By Tom Morrow
Of the four presidential campaigns Franklin Delano Roosevelt ran, he considered a small-town Indiana lawyer, Republican Wendell Willkie, as the most formidable of his opponents.
Wendell Lewis Willkie (born Lewis Wendell Willkie; Feb. 18, 1892, was an American lawyer and the 1940 Republican nominee for president.
Although the U.S. remained neutral prior to Pearl Harbor, Willkie favored greater U.S. involvement in World War II to support Britain and other Allies.
In 1933, Roosevelt was sworn in as U.S. president and soon after Willkie became head of Commonwealth and Southern Corp., a utility holding company. The president announced plans for a Tennessee Valley Authority (TVA) that would supply power in competition with C&S. Between 1933 and 1939, Willkie fought against the TVA before Congress, in the courts, and before the public. He was ultimately unsuccessful, but sold C&S’s property for a good price, and gained public esteem.
On the assumption Roosevelt would not seek a third term, Willkie had been spoken of as a possible Democratic presidential candidate as early as 1937. A stream of positive press mentions for Willkie continued through 1938 and into 1939, culminating with a favorable cover story in Time magazine in July 1939. Willkie was initially dismissive of the many letters he received urging him to run for president, but soon changed his mind.
Willkie never had any doubt that Roosevelt would run for a third term, and that his route to the White House would have to be through the Republican Party. In late 1939, he changed his registration and early in 1940 announced he would accept the Republican nomination if it were offered to him. He felt the Democrats no longer represented the values he advocated. As he later characterized it, “I did not leave my party. My party left me.”
Willkie did not run in the 1940 presidential primaries, but positioned himself as an acceptable choice for a deadlocked convention. Willkie appealed to liberal, “Eastern Establishment” Republicans who saw none of the declared candidates to their liking. His rumpled suits, country-style haircut, and Indiana twang were reminiscent of ordinary mid-westerners, which led to some derision as the efforts to nominate him became more obvious. Interior Secretary Harold L. Ickes mocked Willkie as “a simple, barefoot Wall Street lawyer.” Alice Roosevelt Longworth (daughter of Theodore Roosevelt) said the Willkie campaign came “from the grass roots of 10,000 country clubs.”
Republicans didn’t want to nominate an isolationist like Thomas E. Dewey; they turned to Willkie, who was nominated on the sixth ballot over Ohio Senator Robert A. Taft. Willkie’s support for aid to Britain removed it as a major factor in his race against Roosevelt. Also, important, Willkie backed Roosevelt on a peacetime draft. However, Roosevelt won an unprecedented third term, taking 38 of the 48 states.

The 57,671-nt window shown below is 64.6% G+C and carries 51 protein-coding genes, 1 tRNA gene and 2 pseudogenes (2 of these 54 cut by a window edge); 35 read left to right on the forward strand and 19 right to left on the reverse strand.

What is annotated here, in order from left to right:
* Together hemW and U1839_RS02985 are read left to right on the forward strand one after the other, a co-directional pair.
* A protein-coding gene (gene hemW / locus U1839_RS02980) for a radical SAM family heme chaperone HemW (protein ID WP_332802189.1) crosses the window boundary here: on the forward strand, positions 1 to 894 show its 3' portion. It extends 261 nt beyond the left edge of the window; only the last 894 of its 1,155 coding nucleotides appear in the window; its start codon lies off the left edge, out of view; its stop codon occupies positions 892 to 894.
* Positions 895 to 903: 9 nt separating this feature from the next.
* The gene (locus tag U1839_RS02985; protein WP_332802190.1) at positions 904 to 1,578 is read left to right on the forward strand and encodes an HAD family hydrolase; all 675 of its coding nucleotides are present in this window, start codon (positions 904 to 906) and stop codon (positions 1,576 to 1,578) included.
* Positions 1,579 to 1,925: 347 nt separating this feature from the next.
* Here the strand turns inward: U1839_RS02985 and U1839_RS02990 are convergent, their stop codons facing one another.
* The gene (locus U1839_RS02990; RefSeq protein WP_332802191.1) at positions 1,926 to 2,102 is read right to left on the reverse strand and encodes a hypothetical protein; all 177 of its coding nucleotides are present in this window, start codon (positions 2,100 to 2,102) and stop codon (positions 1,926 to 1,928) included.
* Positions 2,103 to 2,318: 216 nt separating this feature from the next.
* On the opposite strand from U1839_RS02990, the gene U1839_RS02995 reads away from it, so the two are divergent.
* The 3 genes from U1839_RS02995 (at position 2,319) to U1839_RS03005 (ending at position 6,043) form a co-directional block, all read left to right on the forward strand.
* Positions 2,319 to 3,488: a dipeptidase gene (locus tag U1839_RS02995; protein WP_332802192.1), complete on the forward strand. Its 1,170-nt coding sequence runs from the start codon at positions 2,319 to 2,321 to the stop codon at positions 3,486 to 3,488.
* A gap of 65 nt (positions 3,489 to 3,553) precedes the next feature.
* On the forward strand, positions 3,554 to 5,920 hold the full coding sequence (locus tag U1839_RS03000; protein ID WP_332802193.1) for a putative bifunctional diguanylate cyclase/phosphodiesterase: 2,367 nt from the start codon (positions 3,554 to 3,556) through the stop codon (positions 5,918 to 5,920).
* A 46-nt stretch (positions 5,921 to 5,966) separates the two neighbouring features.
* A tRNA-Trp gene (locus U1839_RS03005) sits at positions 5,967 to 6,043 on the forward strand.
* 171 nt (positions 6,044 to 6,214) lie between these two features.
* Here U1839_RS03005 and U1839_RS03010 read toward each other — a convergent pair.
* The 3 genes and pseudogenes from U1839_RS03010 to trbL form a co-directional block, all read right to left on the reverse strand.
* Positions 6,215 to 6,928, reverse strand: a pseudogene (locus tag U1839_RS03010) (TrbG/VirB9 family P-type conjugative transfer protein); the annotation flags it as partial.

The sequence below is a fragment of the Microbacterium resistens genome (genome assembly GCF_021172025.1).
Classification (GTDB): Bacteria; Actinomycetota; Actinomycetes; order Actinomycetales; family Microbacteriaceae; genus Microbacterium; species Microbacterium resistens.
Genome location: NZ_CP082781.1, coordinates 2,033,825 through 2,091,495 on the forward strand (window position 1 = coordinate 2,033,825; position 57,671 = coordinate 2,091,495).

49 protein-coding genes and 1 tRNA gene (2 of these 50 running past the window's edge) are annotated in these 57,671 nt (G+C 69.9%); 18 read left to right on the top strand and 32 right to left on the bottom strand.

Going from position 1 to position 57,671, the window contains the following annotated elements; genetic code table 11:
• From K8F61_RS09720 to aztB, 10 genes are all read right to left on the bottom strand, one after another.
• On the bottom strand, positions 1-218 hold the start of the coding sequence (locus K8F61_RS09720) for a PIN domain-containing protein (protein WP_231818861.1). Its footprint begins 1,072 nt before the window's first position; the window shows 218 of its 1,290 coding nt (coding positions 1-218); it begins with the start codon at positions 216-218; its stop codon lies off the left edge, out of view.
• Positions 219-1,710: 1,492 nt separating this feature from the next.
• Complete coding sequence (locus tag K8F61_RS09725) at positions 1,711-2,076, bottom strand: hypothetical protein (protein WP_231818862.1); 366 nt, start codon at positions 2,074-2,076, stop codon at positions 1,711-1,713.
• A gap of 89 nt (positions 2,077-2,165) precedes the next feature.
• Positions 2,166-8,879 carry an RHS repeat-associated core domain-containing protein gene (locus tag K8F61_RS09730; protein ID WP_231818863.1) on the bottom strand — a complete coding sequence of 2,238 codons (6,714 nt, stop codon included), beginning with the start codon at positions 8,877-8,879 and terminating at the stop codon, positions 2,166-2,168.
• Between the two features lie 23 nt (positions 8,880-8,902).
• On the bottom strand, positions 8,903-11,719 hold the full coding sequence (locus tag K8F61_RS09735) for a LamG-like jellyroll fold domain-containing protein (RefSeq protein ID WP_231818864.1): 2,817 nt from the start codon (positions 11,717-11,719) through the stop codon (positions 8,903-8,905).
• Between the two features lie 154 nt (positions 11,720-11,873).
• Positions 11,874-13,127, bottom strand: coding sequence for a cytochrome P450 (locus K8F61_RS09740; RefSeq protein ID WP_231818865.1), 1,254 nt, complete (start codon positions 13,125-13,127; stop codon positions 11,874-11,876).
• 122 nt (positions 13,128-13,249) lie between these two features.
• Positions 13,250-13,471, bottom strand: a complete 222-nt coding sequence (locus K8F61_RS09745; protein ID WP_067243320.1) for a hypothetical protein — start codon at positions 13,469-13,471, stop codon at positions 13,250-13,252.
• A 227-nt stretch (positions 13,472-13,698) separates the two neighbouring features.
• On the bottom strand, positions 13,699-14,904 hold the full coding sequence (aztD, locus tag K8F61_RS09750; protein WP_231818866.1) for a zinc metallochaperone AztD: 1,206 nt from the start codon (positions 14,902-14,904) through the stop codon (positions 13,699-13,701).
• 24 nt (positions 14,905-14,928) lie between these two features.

After the election, Willkie made two wartime foreign trips as Roosevelt’s representative. He continued as nominal leader of the Republican Party, but gave Roosevelt his full support, which angered many conservatives, especially as Willkie increasingly advocated liberal or internationalist causes.
Willkie will be remembered for giving Roosevelt vital political assistance in 1940, which allowed the president to aid Britain in its time of crisis. Willkie announced support of the president’s Lend-Lease program. It was highly unpopular in the Republican Party, and Willkie’s announcement created a firestorm. Almost 200 Republican members of the House and Senate. One senator remarked that “Willkie couldn’t dig up 10 friends if his life depended on it.”
Willkie had long been neglectful of his health and diet, smoking heavily, and rarely exercising. His heavy drinking had charmed the reporters in Philadelphia in 1940, but by 1944 it was becoming a problem. In August 1944, Willkie felt weak while traveling by train to his Rushville home. There, he suffered a heart attack, but refused to be admitted to a hospital.
Willkie’s condition only worsened as the weeks went on. He went to New York by rail and on the trip, he was stricken with another heart attack. he was said to have suffered over a dozen heart attacks. He died on Oct.8, 1944. The president released a statement saying, “… In this hour of grave crisis, the nation loses a great citizen.”
War Secretary Henry Stimson offered to have Willkie buried in Arlington National Cemetery, but Edith Willkie wanted her husband to be buried in his native Indiana, at Rushville. His casket was placed in the center aisle of the Fifth Avenue Presbyterian Church; 60,000 people filed by his casket, and 35,000 crowded around the church during the service, including many blacks — as, Eleanor Roosevelt noted in her column, was fitting. Wendell and Edith Willkie rest together in Rushville’s East Hill Cemetery.
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